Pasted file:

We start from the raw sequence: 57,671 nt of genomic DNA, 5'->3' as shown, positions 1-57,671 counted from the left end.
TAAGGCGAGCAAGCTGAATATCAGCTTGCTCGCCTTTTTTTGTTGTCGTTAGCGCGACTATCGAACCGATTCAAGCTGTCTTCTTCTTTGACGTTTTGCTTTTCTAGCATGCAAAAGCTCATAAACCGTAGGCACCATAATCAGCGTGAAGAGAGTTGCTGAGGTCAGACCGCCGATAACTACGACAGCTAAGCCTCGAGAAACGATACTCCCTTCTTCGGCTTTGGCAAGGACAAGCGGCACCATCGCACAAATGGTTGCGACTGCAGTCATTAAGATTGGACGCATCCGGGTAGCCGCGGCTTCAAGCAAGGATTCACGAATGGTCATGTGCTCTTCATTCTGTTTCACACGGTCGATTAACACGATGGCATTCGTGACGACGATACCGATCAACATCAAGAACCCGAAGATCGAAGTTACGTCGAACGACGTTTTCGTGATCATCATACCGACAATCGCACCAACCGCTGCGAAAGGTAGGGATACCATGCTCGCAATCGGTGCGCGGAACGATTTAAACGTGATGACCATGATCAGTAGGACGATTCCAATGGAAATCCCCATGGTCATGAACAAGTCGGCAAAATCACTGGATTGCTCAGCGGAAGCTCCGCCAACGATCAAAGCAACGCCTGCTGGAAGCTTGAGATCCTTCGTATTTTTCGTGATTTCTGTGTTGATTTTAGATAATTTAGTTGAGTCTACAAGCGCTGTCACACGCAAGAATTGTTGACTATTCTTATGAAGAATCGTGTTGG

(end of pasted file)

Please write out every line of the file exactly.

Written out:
We start from the raw sequence: 57,671 nt of genomic DNA, 5'->3' as shown, positions 1-57,671 counted from the left end.
TAAGGCGAGCAAGCTGAATATCAGCTTGCTCGCCTTTTTTTGTTGTCGTTAGCGCGACTATCGAACCGATTCAAGCTGTCTTCTTCTTTGACGTTTTGCTTTTCTAGCATGCAAAAGCTCATAAACCGTAGGCACCATAATCAGCGTGAAGAGAGTTGCTGAGGTCAGACCGCCGATAACTACGACAGCTAAGCCTCGAGAAACGATACTCCCTTCTTCGGCTTTGGCAAGGACAAGCGGCACCATCGCACAAATGGTTGCGACTGCAGTCATTAAGATTGGACGCATCCGGGTAGCCGCGGCTTCAAGCAAGGATTCACGAATGGTCATGTGCTCTTCATTCTGTTTCACACGGTCGATTAACACGATGGCATTCGTGACGACGATACCGATCAACATCAAGAACCCGAAGATCGAAGTTACGTCGAACGACGTTTTCGTGATCATCATACCGACAATCGCACCAACCGCTGCGAAAGGTAGGGATACCATGCTCGCAATCGGTGCGCGGAACGATTTAAACGTGATGACCATGATCAGTAGGACGATTCCAATGGAAATCCCCATGGTCATGAACAAGTCGGCAAAATCACTGGATTGCTCAGCGGAAGCTCCGCCAACGATCAAAGCAACGCCTGCTGGAAGCTTGAGATCCTTCGTATTTTTCGTGATTTCTGTGTTGATTTTAGATAATTTAGTTGAGTCTACAAGCGCTGTCACACGCAAGAATTGTTGACTATTCTTATGAAGAATCGTGTTGG